Paul Lucey, a planetary scientist at the University of Hawaii at Manoa who wrote a commentary in Science to accompany the three spectroscopic studies, says that he found the results "pretty stunning."
"I was on vacation when I read the first paper, and I used colorful language when I read it," Lucey says. "I was amazed." At the same time, he says, it is not certain that the spectra show both water and hydroxyl. "We see OH or H2O," he says. "I believe further analysis of the data that now exists will probably allow distinguishing between those two cases."
On the other hand, Lucey notes, the Deep Impact study "is suggesting that the signature is changing with temperature or time, so that suggests to me that water is more likely, just because OH binds so tightly to minerals and is not going to be very mobile." In some places, such as near the equator, where daytime temperatures are high, Deep Impact saw the signal dissipating by the time the sun was directly overhead, returning when cooler temperatures arrived in the lunar evening.
One explanation for that phenomenon is that a stream of charged hydrogen atoms in the solar wind could react with oxygen-bearing lunar minerals to produce water at the surface. That process would explain the steady, fast-acting replenishment seen in the data after sunlight has dissociated the water molecules.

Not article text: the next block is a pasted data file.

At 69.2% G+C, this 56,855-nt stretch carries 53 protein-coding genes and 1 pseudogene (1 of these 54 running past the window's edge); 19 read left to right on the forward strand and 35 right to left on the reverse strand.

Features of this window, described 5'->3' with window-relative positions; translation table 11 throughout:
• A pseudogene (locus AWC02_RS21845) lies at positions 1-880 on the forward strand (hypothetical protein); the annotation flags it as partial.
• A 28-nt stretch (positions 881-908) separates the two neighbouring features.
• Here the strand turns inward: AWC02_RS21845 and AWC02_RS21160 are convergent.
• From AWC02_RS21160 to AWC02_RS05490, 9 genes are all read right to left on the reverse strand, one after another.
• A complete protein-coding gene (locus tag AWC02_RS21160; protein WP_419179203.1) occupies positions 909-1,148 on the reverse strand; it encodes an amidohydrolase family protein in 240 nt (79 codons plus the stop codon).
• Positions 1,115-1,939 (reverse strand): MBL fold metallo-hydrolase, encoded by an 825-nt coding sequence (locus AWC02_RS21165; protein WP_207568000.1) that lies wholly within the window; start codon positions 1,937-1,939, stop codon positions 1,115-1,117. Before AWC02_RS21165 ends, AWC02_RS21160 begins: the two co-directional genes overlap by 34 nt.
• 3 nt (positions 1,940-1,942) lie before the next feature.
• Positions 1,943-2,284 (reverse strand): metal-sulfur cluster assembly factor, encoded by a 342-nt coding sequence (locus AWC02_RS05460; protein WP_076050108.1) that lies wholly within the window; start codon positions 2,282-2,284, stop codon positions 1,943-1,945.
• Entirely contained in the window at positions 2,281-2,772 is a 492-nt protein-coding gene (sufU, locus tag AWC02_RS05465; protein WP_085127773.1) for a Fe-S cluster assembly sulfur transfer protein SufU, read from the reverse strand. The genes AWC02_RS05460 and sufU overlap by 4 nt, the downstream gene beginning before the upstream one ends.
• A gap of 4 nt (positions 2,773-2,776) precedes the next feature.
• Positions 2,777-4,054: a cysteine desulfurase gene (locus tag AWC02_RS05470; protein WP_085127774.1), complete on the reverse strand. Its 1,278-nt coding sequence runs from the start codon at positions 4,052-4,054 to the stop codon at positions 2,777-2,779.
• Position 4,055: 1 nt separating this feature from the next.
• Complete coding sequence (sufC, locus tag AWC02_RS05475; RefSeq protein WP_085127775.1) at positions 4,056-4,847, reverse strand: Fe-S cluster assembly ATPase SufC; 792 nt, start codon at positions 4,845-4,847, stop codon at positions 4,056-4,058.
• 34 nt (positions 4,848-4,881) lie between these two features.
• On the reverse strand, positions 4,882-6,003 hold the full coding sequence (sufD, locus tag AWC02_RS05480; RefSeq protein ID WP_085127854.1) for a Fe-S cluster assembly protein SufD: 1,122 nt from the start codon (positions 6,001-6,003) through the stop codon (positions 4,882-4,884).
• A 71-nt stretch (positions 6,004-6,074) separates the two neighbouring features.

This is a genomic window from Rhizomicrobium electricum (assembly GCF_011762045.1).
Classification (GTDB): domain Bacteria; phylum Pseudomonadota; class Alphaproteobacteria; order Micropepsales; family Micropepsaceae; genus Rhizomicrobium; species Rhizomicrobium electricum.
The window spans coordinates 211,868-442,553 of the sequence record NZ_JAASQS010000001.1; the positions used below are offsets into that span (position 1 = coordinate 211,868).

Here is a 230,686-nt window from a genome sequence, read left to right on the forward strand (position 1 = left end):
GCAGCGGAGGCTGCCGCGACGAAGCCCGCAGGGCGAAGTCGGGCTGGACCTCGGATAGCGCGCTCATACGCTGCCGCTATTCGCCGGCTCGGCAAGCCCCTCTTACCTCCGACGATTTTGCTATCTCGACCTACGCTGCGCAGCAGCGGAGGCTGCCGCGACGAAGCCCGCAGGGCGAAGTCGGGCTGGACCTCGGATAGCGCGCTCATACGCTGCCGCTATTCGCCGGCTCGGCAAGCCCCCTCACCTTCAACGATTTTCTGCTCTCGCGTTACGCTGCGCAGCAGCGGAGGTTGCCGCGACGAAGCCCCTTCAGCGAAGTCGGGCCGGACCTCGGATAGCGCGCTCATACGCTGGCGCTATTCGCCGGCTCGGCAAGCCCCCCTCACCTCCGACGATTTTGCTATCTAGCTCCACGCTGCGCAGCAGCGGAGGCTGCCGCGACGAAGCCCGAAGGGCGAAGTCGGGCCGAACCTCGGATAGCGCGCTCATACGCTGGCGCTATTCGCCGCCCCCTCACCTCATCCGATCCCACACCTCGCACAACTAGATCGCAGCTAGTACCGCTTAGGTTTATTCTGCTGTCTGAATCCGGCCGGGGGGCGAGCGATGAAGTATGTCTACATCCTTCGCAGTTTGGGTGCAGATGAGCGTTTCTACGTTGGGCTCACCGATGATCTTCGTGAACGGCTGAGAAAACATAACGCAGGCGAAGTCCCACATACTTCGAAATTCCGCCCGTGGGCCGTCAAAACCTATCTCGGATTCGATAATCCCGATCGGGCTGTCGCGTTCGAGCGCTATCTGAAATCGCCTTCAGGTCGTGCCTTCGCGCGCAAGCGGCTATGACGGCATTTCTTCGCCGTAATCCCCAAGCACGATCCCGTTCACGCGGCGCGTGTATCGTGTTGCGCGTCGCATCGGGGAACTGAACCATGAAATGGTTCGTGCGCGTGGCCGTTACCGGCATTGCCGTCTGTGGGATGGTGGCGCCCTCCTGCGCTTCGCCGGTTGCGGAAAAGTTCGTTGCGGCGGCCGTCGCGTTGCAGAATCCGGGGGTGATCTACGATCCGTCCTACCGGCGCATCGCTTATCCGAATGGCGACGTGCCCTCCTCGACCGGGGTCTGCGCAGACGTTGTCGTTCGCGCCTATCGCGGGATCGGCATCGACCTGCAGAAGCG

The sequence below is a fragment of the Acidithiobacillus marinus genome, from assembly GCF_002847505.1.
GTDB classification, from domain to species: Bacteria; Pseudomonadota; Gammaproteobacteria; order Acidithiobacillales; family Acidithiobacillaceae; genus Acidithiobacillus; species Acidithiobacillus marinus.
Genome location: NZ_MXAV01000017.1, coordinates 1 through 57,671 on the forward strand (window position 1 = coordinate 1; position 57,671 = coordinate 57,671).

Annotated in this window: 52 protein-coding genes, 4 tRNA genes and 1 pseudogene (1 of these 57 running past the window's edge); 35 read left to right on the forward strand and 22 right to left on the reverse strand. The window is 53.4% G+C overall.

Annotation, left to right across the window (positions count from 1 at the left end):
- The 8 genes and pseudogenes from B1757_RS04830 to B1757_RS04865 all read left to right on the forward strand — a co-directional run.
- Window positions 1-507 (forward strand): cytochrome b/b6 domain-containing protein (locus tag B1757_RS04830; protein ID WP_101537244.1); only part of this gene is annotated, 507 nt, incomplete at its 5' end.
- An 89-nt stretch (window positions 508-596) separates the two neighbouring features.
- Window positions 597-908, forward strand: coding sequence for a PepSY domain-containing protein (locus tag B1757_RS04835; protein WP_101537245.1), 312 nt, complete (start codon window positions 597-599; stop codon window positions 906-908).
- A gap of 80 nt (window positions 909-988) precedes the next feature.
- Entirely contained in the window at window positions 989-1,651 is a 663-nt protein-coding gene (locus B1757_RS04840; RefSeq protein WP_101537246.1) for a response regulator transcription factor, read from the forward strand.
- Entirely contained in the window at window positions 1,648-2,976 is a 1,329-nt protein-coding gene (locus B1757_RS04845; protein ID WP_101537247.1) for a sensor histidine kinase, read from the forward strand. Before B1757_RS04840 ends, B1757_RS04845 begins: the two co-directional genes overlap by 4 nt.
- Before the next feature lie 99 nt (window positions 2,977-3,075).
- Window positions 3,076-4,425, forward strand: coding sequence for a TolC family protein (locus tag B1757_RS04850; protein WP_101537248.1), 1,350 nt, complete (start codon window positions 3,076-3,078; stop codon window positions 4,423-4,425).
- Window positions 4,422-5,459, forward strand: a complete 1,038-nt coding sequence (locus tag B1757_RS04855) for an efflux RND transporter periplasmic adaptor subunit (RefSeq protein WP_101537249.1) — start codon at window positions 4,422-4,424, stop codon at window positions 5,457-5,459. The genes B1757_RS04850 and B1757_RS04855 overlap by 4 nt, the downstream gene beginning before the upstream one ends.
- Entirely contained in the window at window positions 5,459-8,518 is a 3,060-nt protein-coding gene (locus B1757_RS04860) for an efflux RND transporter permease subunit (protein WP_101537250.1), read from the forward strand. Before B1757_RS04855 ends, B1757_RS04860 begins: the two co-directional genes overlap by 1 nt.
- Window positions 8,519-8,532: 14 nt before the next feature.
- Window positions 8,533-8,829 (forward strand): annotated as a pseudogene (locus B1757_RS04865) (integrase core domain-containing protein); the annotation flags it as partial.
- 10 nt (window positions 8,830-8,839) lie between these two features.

Sunshine notes that in her view it is not so much a question of whether hydroxyl or water is present but how much each contributes to the spectral signature. "The water and hydroxyl sort of mix, and it's more complicated to know what is uniquely water versus uniquely OH," she says. "However, we are seeing changes as this water loss happens, and we see changes in the different parts of the absorption feature, so we're seeing different species coming in and out. The simplest explanation for that is certainly that you have water being lost. OH is a much stronger bond; it's harder to get rid of."
Pieters says the data from the three papers, taken together, settle the water question. "Basically, the bottom line, if you read all three of them, is there is no question that water and hydroxyl exist on the surficial upper layers of the moon," she says.
So why has this widespread surface phenomenon never been uncovered before, especially given that its discovery relies in part on 10-year-old data? "I think it's just one of those funny science sociological phenomena that it just didn't occur to take the measurement," Lucey says.
Sunshine says that the focus on polar traps, such as that sought by LCROSS, tended to dominate the search for water on the lunar surface. "Everybody tends to think about this in terms of polar ice caps and skating rinks and lakes, and we're talking about molecules," she says. "It's a real shift in the way people think about water on the moon."